As Gustav Lands, There Are Lessons to Be Learned

Report Homeland Security

As Gustav Lands, There Are Lessons to Be Learned

September 2, 2008 4 min read Download Report
Jim Carafano
Vice President, Kathryn and Shelby Cullom Davis Institute
James Jay Carafano is a leading expert in national security and foreign policy challenges.

Hurricane Gustav, the largest and most dangerous storm to make landfall in recent years, roars ashore today. No doubt, politicians and pundits will be quick to make comparisons to the disaster response three years ago after Hurricane Katrina ravaged millions of square miles over three states and devastated coastal areas, including the city of New Orleans.

In the wake of Katrina, the federal government received withering criticism. While the federal effort was, as President Bush rightly concluded, "inadequate," much of the most sensational media reporting proved inaccurate and shrill partisan attacks on the Administration overblown. Yet these initial impressions did much to shape public perceptions, leading Congress to push for proposals that did little to improve -- and in some cases detracted from -- the ability of the nation to prepare for large-scale catastrophes. If these mistakes are not to be repeated after Gustav, Washington will have to be more sober in assessing federal responsibilities for dealing with large-scale national disasters.

Dealing with Disasters

Regardless of how serious this storm turns out to be or the successes or failures of the response, the principles of responding to disasters probably will not change.

In "normal" disasters -- whether terrorist strikes like 9/11 or a natural disaster such as a flood or snowstorm -- a tiered response is employed. Local leaders turn to state resources when local resources are exhausted. In turn, states look to Washington when their means are exceeded. Both local and state leaders play a critical role in effectively communicating their requirements to federal officials and managing the response. In most disasters, local resources handle things in the first hours and days until national resources can be requested, marshaled, and rushed to the scene. That usually takes days. With the exception of a few federal assets such as the Coast Guard and Urban Search and Rescue, teams do not roll in until after the response is well under way.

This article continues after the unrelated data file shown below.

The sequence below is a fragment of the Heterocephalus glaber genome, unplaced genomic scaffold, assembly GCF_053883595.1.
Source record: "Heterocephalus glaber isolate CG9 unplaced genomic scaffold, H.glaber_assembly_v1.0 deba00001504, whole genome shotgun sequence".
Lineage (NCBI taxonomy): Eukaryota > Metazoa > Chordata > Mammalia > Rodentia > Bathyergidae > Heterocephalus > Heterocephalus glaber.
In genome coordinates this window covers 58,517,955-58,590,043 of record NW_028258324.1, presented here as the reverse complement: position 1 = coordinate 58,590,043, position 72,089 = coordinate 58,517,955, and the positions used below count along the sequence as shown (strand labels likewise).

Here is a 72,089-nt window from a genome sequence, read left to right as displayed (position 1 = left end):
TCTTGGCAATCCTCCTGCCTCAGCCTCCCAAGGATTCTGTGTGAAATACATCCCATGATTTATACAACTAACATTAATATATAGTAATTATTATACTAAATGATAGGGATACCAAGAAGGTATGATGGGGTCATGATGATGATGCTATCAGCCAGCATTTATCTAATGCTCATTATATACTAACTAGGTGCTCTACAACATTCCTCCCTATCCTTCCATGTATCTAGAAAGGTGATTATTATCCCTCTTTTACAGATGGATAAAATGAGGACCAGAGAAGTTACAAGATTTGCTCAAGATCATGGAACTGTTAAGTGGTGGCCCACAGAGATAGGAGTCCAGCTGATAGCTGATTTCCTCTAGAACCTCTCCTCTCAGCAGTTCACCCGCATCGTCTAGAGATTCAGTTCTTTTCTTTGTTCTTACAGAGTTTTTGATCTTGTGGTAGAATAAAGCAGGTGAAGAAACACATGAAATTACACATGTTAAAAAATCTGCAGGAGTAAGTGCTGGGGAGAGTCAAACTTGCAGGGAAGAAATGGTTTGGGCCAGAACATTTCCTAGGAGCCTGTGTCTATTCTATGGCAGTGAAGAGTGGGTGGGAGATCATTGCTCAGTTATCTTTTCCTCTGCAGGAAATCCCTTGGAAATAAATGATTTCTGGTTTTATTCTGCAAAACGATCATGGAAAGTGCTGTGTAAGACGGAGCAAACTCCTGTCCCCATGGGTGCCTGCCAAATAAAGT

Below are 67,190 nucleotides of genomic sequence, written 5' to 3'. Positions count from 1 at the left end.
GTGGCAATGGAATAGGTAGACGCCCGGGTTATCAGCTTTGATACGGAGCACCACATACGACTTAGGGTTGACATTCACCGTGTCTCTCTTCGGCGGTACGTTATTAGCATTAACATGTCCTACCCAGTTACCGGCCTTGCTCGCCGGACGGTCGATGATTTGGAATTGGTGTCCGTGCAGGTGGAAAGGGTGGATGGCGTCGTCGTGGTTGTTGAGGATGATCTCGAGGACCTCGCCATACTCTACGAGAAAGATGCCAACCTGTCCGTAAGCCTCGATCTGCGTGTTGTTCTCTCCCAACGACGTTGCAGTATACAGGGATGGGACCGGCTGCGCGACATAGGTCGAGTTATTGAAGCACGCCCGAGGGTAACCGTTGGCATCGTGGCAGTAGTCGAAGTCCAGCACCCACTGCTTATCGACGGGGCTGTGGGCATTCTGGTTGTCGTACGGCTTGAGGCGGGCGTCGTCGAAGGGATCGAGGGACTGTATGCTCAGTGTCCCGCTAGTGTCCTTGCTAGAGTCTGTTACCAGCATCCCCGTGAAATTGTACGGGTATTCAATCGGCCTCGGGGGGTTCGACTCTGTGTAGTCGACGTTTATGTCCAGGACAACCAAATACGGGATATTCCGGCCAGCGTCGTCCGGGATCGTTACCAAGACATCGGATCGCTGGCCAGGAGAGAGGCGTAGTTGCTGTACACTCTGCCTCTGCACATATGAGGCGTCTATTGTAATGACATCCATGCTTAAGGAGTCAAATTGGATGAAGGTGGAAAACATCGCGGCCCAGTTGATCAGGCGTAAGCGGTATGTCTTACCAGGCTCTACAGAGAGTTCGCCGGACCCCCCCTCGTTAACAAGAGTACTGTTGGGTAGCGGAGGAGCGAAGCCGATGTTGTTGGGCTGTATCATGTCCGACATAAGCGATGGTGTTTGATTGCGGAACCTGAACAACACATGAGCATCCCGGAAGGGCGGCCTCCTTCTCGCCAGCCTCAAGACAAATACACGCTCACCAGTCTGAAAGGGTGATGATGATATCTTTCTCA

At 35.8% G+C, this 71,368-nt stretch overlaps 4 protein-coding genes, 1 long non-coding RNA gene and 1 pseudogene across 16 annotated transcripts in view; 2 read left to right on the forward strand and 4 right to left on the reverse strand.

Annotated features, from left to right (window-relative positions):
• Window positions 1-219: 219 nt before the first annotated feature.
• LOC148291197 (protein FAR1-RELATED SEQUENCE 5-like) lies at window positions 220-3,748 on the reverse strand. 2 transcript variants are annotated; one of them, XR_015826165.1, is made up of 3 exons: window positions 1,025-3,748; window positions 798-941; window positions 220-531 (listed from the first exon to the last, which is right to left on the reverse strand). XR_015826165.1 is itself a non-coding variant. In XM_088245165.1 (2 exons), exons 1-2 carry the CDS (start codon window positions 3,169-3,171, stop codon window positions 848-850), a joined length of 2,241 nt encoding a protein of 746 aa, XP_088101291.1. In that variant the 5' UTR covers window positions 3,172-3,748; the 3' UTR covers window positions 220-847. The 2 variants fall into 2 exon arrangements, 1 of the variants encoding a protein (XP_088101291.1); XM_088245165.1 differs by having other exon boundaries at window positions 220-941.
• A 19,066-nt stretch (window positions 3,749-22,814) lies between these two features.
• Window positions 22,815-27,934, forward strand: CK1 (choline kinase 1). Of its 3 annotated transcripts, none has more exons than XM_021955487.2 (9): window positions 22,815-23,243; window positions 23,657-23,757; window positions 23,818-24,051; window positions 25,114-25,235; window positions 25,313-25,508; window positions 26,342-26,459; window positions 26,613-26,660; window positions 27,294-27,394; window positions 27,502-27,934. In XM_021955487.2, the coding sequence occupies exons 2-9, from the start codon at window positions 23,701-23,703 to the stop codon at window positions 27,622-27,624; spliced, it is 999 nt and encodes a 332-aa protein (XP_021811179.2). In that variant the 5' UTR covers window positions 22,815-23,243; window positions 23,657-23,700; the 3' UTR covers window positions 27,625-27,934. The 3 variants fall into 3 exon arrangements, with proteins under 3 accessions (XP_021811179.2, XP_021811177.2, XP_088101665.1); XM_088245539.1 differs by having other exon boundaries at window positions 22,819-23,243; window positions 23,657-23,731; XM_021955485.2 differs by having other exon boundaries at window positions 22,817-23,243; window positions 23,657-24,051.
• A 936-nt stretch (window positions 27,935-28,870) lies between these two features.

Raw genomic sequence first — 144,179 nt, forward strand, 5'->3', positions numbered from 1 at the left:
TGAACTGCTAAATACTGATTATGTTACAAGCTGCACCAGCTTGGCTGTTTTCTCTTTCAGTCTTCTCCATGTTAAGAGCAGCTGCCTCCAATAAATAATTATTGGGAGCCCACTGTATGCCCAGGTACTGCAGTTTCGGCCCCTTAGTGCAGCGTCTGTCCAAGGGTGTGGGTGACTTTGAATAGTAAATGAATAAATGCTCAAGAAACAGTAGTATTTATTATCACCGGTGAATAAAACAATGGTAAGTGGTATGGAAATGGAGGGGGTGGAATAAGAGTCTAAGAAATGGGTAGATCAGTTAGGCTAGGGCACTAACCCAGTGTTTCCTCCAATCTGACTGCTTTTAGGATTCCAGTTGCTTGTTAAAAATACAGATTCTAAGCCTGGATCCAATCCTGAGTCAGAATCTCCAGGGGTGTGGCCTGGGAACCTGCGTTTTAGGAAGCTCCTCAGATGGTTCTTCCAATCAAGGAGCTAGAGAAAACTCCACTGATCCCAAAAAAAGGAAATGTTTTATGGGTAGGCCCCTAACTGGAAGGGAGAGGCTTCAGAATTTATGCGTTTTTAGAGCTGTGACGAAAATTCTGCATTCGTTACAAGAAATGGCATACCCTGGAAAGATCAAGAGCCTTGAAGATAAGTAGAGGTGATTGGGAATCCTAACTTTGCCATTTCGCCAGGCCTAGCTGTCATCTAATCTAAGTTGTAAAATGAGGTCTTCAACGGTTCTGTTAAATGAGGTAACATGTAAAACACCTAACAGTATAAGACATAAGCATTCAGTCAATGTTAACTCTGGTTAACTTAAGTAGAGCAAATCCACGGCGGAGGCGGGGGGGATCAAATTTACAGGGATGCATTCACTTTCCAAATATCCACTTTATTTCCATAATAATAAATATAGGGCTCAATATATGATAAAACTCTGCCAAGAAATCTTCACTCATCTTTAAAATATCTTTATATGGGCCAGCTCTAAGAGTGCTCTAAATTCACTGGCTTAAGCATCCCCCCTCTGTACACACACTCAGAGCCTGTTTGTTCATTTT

Disasters such as Katrina and Gustav are different. In catastrophic disasters, tens or hundreds of thousands of lives are immediately at risk. State and local resources may well be exhausted from the onset and government leaders unable to determine or communicate their priority needs. And unlike New York after 9/11, there are few places to which communities can turn for immediate help. Surrounding cities could quickly pitch in over intact bridges, roads, and waterways. The small communities around cities, like those around New Orleans, have little extra capacity and indeed may well be victims themselves. National resources have to show up in hours, not days, and they are needed in unprecedented amounts regardless of the difficulties. For some contingencies, like hurricanes, national assets need to be on the scene even before the disaster strikes. That is a very different requirement for mounting a national response to normal disasters.

The federal government does have a unique and important role to play. Only the federal government can build a national response system to mobilize the resources of the nation in the face of a catastrophic disaster. In virtually every instance, however, state and local leaders will remain in charge, and national assets -- whether they come from other states, the private sector, or the federal government -- will be in support of their efforts. One lesson that should not be learned from the disaster of Hurricane Katrina is that all the answers to addressing the needs of America in the face of a catastrophic disaster are to be found in Washington.